Green patches, seats at regular intervals increase walkability quotient
While on the one hand, Delhi has some of the most beautiful and pedestrian-friendly roads such as Sardar Patel Marg or Kasturba Gandhi Marg, it also has stretches such as the one between ISBT Kashmere Gate and Majnu Ka Tilla, where pedestrians are forced to walk on the main roads and risk their lives due to the lack of walkable footpath.delhi Updated: Feb 07, 2019 13:26 IST
Mention the word ‘walkability’ and it immediately conjures up an image of a foreign city such as Paris and London — with people walking on wide footpaths adorned with lush green trees and hedges, seats at regular intervals and colourful shops and eateries along the way. But a careful glance at our city will tell you that Delhi doesn’t have to look beyond its territory to understand what the term entails.
While on the one hand, Delhi has some of the most beautiful and pedestrian-friendly roads such as Sardar Patel Marg or Kasturba Gandhi Marg with their canopy of trees, broad sideways with well-laid green patches, on the other hand, it also has stretches such as the one between ISBT Kashmere Gate and Majnu Ka Tilla, where pedestrians are forced to walk on the main roads and risk their lives due to the lack of walkable footpath.
Elaborating on the issue, architect and urban planner, AGK Menon, said, “A walkable road needs proper planning and integration of greenery, aesthetics, safety and public utility right from the planning stages. But unfortunately, most roads in the city sans the ones in Lutyens’ Delhi lack this. Sometimes, you see a bus stop right in the middle of the footpath, sometimes, there are no trees to provide pedestrians with shade, and at times, the footpaths are dug up.”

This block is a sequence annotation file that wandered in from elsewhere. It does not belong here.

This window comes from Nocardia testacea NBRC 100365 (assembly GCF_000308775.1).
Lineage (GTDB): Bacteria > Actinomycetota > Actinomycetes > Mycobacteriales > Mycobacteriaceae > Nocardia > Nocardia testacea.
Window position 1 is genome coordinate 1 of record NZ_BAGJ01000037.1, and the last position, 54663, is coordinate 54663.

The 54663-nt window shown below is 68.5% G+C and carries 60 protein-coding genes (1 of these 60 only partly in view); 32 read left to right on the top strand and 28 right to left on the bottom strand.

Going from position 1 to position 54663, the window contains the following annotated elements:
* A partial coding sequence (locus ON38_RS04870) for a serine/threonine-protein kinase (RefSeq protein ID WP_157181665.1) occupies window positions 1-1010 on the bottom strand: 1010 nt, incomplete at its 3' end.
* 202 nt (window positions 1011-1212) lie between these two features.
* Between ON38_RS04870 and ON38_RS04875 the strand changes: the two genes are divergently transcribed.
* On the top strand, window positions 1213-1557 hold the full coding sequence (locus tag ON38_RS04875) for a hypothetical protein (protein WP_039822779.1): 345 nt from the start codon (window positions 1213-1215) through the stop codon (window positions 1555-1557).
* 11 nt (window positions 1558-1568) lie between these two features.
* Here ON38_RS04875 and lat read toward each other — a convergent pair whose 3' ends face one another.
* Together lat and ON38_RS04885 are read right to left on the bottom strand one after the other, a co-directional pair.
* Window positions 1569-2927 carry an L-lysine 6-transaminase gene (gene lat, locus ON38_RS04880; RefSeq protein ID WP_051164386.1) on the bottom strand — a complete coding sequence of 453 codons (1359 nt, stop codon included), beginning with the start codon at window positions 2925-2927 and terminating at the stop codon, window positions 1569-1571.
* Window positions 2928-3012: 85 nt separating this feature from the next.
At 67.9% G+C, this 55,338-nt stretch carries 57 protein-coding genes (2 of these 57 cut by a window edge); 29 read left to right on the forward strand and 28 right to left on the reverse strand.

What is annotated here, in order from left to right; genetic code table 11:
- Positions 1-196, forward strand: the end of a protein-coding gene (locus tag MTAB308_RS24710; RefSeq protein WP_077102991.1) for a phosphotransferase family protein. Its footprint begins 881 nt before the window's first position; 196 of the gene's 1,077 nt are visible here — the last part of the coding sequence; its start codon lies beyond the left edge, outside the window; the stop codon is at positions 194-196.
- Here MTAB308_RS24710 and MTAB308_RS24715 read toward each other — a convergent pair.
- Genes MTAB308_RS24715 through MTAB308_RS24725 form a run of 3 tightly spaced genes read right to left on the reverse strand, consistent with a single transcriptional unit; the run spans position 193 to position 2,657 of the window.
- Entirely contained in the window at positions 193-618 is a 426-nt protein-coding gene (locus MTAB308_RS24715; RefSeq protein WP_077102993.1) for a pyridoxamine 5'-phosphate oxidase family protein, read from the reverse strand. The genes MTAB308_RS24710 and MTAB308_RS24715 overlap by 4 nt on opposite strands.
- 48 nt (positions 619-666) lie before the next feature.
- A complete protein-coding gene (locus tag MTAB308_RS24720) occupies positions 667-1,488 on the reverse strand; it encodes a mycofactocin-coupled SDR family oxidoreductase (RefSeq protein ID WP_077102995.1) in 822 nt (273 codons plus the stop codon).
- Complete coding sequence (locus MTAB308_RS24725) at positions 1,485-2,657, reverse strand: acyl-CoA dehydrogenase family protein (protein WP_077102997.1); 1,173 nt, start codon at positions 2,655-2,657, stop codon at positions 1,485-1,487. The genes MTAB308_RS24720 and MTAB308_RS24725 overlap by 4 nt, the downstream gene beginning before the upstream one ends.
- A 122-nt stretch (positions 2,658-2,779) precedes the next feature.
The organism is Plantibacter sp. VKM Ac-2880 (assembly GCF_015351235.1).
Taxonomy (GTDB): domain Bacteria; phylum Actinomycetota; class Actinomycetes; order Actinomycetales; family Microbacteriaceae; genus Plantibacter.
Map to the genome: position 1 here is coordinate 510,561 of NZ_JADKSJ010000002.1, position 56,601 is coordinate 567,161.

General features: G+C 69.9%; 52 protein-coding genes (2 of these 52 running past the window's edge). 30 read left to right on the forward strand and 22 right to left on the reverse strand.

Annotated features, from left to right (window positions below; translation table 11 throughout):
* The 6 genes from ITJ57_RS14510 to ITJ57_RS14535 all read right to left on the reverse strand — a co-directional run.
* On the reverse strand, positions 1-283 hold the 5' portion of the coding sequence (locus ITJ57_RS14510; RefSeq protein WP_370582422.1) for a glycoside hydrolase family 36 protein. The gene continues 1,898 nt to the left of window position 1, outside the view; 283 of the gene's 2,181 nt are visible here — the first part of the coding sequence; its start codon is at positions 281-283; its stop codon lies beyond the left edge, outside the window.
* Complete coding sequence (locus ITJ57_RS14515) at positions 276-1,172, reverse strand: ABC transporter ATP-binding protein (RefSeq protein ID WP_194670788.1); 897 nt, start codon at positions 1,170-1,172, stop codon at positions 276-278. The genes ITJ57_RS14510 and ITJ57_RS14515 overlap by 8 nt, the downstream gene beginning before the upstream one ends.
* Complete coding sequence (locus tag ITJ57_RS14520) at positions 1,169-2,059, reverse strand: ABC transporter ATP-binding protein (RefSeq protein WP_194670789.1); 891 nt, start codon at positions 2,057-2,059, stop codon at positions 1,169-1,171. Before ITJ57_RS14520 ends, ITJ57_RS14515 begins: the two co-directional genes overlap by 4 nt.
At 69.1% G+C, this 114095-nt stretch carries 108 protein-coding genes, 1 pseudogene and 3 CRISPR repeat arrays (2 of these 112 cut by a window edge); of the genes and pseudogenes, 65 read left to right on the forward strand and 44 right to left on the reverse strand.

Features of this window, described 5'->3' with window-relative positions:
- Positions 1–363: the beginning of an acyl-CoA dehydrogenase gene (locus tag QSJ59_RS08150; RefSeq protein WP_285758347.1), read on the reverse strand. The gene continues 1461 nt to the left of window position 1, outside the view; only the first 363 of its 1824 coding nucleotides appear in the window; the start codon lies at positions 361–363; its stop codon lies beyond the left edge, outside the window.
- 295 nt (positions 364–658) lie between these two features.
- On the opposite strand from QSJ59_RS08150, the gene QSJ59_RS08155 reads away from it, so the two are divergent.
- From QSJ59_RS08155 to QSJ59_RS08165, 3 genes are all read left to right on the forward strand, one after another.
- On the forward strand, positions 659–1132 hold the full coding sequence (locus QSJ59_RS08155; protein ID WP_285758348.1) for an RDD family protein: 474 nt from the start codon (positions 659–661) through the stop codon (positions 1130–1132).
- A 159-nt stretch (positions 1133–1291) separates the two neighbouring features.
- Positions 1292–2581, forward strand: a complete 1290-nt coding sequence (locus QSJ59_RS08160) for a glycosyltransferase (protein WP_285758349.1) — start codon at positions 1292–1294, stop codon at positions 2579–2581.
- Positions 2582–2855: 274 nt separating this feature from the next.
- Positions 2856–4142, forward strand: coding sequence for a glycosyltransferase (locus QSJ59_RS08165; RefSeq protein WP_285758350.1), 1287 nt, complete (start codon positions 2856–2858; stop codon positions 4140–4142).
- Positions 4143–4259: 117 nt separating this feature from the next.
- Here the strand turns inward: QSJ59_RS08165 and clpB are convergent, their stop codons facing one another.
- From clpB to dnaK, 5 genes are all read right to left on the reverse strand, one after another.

But then, one might ask, what does greenery have to do with walkability.
A study conducted by the Delhi Traffic Police in 2016 revealed that road accidents in the New Delhi area — which has massive green coverage and continuous walking facilities for pedestrians — was at least 40 per cent lower than the rest of the city. It also showed that pedestrian deaths in accidents in this area were almost 85 per cent lower.
The connection between green coverage and road accidents was first established by the government of Mexico City in 2015, which assessed some of the busiest and the most accident-prone stretches, for over a decade and increased the green coverage there. After the project was completed, it was seen that not only were accidents on the stretch controlled but also that incidents of road rage among drivers had gone down.
In a statement released to the local media, the Mexico City government had said the green cover “had acted as a stress buster for drivers” who were otherwise more aggressive on roads. This, they said, became a boon for pedestrians, who had also found the newly developed area more accessible.